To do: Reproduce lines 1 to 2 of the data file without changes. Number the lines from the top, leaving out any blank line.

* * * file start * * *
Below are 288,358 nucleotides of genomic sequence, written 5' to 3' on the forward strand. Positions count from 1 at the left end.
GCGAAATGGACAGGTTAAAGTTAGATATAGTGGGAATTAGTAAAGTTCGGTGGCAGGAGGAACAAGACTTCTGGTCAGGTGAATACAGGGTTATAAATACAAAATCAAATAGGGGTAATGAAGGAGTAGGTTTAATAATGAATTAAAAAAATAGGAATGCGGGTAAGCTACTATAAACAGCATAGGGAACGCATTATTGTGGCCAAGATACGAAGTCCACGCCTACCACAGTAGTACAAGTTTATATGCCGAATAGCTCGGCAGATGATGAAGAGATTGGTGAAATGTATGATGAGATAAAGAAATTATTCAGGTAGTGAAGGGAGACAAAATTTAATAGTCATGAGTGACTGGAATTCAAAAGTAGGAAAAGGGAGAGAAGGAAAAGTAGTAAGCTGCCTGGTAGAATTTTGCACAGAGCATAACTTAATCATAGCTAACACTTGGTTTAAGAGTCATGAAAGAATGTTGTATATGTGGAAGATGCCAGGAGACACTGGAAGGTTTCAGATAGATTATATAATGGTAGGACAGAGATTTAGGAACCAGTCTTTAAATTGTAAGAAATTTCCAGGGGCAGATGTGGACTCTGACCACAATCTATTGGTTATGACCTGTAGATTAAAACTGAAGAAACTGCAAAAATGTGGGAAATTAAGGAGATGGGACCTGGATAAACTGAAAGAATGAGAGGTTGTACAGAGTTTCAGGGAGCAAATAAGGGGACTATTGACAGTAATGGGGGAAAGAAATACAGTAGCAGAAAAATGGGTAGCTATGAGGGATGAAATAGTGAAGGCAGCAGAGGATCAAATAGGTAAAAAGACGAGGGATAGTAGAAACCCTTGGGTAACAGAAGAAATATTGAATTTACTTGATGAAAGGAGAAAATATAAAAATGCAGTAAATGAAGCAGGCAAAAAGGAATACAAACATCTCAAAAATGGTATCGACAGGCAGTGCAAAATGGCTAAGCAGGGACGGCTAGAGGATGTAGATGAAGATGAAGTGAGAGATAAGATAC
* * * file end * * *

Below are 288,358 nucleotides of genomic sequence, written 5' to 3' on the forward strand. Positions count from 1 at the left end.
GCGAAATGGACAGGTTAAAGTTAGATATAGTGGGAATTAGTAAAGTTCGGTGGCAGGAGGAACAAGACTTCTGGTCAGGTGAATACAGGGTTATAAATACAAAATCAAATAGGGGTAATGAAGGAGTAGGTTTAATAATGAATTAAAAAAATAGGAATGCGGGTAAGCTACTATAAACAGCATAGGGAACGCATTATTGTGGCCAAGATACGAAGTCCACGCCTACCACAGTAGTACAAGTTTATATGCCGAATAGCTCGGCAGATGATGAAGAGATTGGTGAAATGTATGATGAGATAAAGAAATTATTCAGGTAGTGAAGGGAGACAAAATTTAATAGTCATGAGTGACTGGAATTCAAAAGTAGGAAAAGGGAGAGAAGGAAAAGTAGTAAGCTGCCTGGTAGAATTTTGCACAGAGCATAACTTAATCATAGCTAACACTTGGTTTAAGAGTCATGAAAGAATGTTGTATATGTGGAAGATGCCAGGAGACACTGGAAGGTTTCAGATAGATTATATAATGGTAGGACAGAGATTTAGGAACCAGTCTTTAAATTGTAAGAAATTTCCAGGGGCAGATGTGGACTCTGACCACAATCTATTGGTTATGACCTGTAGATTAAAACTGAAGAAACTGCAAAAATGTGGGAAATTAAGGAGATGGGACCTGGATAAACTGAAAGAATGAGAGGTTGTACAGAGTTTCAGGGAGCAAATAAGGGGACTATTGACAGTAATGGGGGAAAGAAATACAGTAGCAGAAAAATGGGTAGCTATGAGGGATGAAATAGTGAAGGCAGCAGAGGATCAAATAGGTAAAAAGACGAGGGATAGTAGAAACCCTTGGGTAACAGAAGAAATATTGAATTTACTTGATGAAAGGAGAAAATATAAAAATGCAGTAAATGAAGCAGGCAAAAAGGAATACAAACATCTCAAAAATGGTATCGACAGGCAGTGCAAAATGGCTAAGCAGGGACGGCTAGAGGATGTAGATGAAGATGAAGTGAGAGATAAGATAC